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Local authority investments - Communities and Local Government Committee Contents


Memorandum by the Public Works Loan Board (PWLB) (LAI 44)

  Thank you for your e-mail of 4 March about the CLG Select Committee's inquiry into local authority investments. You say that in the written and oral evidence reference was made to the Public Works Loans Board as follows:

    A number of local authorities have said that changes to the arrangements for the early repayment of PWLB loans have made it too expensive for local authorities to repay debt, and have therefore found it less advantageous to repay a debt than to hold cash on deposit alongside the debt. This has resulted in local authorities having more cash to invest in the money market than might otherwise have been the case. The PWLB change introduced from November 2007 has meant that a significant penalty is imposed if an authority seeks to repay a fixed rate PWLB loan early and the arrangement retrospectively applies to all loans, including those taken out before the PWLB rules were changed.

  It may be helpful if I answer by explaining the history and statutory background to the Public Works Loan Board, and then turn to the changes introduced in November 2007.

Background

  The PWLB is an independent statutory body dating from the eighteenth century and in its present form from 1875. It is headed by Commissioners, who are unpaid. Their function is to consider loan applications from prescribed bodies and where loans are made to collect the repayments. Nowadays almost all loans are to local authorities only, for capital purposes. Since 2002 the secretariat of the PWLB has been a unit of the UK Debt Management Office (DMO), operating from its offices in the City.

  The Board publishes an Annual Report, which is laid before Parliament, and its accounts are audited by the National Audit Office. The Secretariat has four staff, plus IT support. Such economical management has come about over the years because: loans can be agreed with the minimum of scrutiny; there is a homogenous client base with very low credit risk; and operations lend themselves to computerisation. The amount of outstanding PWLB loans is £51 billions. The cap on the outstanding amount has recently been raised by secondary legislation to £70 billions.

  DMO sets the Board's rates of interest according to methodologies which have been agreed with HM Treasury and are designed to protect the National Loans Fund, which is the source of PWLB funds and into which repayments are made. It is because the Board in effect on-lends the Government's own borrowings that rates are set according to the Government's cost of borrowing, plus a small margin. The effect of this is that local authorities can borrow at rates close to those at which the Government itself may do so, but it also means that the range of instruments that the Board can offer is limited to the basic and standard. The Board's function is to provide capital finance to local authorities, not to be an active treasury management counterparty. While the Board is open to requests to make early repayments, its terms will not favour the borrower over the National Loans Fund. This is because there is a working assumption that the NLF continues to meet the cost of financing the amount outstanding.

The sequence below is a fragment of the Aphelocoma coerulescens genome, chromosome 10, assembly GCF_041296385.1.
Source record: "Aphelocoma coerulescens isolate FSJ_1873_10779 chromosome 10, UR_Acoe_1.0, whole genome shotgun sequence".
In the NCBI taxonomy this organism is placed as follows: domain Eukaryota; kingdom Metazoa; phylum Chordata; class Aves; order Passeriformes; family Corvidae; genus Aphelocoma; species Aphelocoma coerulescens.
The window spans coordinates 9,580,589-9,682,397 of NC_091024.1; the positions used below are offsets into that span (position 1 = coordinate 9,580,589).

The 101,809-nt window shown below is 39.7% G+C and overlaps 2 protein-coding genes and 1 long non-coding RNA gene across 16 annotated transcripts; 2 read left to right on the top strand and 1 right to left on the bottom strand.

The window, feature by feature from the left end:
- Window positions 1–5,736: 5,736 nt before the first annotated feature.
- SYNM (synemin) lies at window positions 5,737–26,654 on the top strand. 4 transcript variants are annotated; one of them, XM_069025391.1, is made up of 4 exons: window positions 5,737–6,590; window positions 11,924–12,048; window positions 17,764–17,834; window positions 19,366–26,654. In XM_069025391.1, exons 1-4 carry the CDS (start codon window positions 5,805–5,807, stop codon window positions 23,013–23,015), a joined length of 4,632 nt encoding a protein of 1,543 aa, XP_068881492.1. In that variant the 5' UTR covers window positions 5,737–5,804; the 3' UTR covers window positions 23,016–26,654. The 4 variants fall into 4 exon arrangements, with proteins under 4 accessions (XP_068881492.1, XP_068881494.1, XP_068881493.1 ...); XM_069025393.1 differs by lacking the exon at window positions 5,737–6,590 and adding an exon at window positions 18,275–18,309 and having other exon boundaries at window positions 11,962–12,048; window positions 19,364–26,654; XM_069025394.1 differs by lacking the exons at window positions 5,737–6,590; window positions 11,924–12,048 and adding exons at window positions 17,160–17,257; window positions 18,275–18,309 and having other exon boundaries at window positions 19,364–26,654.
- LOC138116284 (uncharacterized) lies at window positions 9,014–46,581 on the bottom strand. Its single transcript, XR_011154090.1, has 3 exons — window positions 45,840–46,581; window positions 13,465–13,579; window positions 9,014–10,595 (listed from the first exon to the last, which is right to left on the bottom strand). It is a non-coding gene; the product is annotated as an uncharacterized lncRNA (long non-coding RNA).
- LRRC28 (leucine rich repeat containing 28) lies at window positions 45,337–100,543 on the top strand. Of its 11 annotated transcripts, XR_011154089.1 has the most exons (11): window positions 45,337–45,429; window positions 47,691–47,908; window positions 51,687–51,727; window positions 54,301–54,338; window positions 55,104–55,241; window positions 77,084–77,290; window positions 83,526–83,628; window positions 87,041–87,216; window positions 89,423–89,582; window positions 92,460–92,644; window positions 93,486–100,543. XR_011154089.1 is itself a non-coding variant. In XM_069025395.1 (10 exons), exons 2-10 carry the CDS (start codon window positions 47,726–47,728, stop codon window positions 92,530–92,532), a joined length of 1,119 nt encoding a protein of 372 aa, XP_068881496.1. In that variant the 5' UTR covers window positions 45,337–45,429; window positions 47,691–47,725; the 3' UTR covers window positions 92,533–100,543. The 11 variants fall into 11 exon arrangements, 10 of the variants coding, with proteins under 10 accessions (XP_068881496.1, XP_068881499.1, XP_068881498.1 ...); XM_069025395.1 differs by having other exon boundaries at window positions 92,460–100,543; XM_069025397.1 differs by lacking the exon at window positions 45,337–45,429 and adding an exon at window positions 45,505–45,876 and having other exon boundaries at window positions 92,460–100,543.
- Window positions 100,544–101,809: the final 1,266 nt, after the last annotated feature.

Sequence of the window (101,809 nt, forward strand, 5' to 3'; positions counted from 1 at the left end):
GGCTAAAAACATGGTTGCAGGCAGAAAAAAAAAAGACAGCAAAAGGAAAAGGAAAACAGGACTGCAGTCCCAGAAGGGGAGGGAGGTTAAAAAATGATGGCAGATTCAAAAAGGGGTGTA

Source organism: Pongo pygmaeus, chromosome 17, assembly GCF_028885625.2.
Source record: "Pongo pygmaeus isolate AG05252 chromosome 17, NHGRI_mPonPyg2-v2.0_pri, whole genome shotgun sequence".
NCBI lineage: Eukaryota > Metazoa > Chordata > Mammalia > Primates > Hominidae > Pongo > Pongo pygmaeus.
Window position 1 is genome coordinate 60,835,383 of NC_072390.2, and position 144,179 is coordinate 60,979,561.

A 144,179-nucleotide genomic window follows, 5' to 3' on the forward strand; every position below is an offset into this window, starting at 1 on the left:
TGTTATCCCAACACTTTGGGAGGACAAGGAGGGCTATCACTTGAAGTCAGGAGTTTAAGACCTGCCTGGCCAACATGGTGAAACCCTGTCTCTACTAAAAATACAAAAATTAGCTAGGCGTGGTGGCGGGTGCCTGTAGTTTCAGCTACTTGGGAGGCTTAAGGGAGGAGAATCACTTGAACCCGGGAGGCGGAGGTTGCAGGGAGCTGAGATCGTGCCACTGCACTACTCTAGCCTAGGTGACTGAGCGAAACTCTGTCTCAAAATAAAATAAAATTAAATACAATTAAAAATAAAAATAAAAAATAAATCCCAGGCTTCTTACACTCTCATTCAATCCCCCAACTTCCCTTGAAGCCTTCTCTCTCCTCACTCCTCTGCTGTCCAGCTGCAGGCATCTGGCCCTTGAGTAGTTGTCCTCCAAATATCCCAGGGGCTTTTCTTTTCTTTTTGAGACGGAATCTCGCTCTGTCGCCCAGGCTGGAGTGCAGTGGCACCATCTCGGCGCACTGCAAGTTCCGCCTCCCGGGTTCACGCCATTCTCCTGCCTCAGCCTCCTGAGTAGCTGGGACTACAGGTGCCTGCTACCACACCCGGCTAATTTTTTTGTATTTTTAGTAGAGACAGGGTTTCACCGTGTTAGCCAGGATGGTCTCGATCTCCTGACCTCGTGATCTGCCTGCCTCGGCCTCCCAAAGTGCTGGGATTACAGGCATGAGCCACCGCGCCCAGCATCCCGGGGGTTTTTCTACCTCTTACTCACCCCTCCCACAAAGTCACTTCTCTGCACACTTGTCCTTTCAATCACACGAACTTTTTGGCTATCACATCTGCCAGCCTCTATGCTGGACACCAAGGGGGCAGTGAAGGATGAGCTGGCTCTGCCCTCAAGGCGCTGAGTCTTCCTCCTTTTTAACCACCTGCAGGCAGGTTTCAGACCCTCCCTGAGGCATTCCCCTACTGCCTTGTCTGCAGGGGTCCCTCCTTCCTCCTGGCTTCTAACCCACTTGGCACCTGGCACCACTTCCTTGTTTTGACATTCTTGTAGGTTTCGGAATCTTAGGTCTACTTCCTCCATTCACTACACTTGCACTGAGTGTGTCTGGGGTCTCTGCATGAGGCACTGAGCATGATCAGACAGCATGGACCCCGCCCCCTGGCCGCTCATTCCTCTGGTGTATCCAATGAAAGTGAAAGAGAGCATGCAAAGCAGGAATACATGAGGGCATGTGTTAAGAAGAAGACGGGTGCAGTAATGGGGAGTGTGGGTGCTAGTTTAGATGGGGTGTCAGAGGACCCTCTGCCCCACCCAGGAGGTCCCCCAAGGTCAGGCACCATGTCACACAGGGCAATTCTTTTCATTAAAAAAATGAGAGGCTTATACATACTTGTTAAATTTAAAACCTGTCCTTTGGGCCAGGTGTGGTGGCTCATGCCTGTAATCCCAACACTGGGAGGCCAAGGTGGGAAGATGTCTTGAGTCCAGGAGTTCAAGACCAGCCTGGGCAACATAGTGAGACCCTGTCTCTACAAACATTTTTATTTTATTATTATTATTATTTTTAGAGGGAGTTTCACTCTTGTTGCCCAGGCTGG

November 2007 Changes

  With effect from November 2007 DMO/PWLB has determined two sets of rates, one for new advances and the other for early repayments. The spread between the two is to take account of intra-day volatility and to compensate the NLF for the risk posed by mismatches in timing and maturity by pricing, albeit imprecisely, the option that local authorities have to repay early at discretion. The two sets of rates were introduced as part of a package of measures to remove pricing anomalies which had in some instances created the potential for ex ante risk of loss to the NLF, but the package also included features which benefited borrowers by facilitating finer rates for advances . DMO/PWLB stated at the time of the changes that they were not intended to remove local authorities' opportunities for restructuring debt, and so it has proved. For example, in January, albeit an exceptionally busy month, borrowers repaid 437 loans early, amounting to principal of £2,628 millions and thereby realising discounts of £21.2 millions. It is probable that this activity was related to the poor rates currently available for investment deposits.

  I and my DMO colleagues are in frequent contact with the local authorities' representatives and advisers, including the Committee's witnesses. We are aware of their concern, particularly at the size of the spread at the long end of the rate curve. We remain open to suggestions as to how PWLB can improve its service to borrowers, subject to the overriding need to protect the NLF from loss.

  I hope this is helpful. Further information on the Board's activities, interest rates etc is available on the Board's website, the address for which can be found at the head of this letter.

13 March 2009





 
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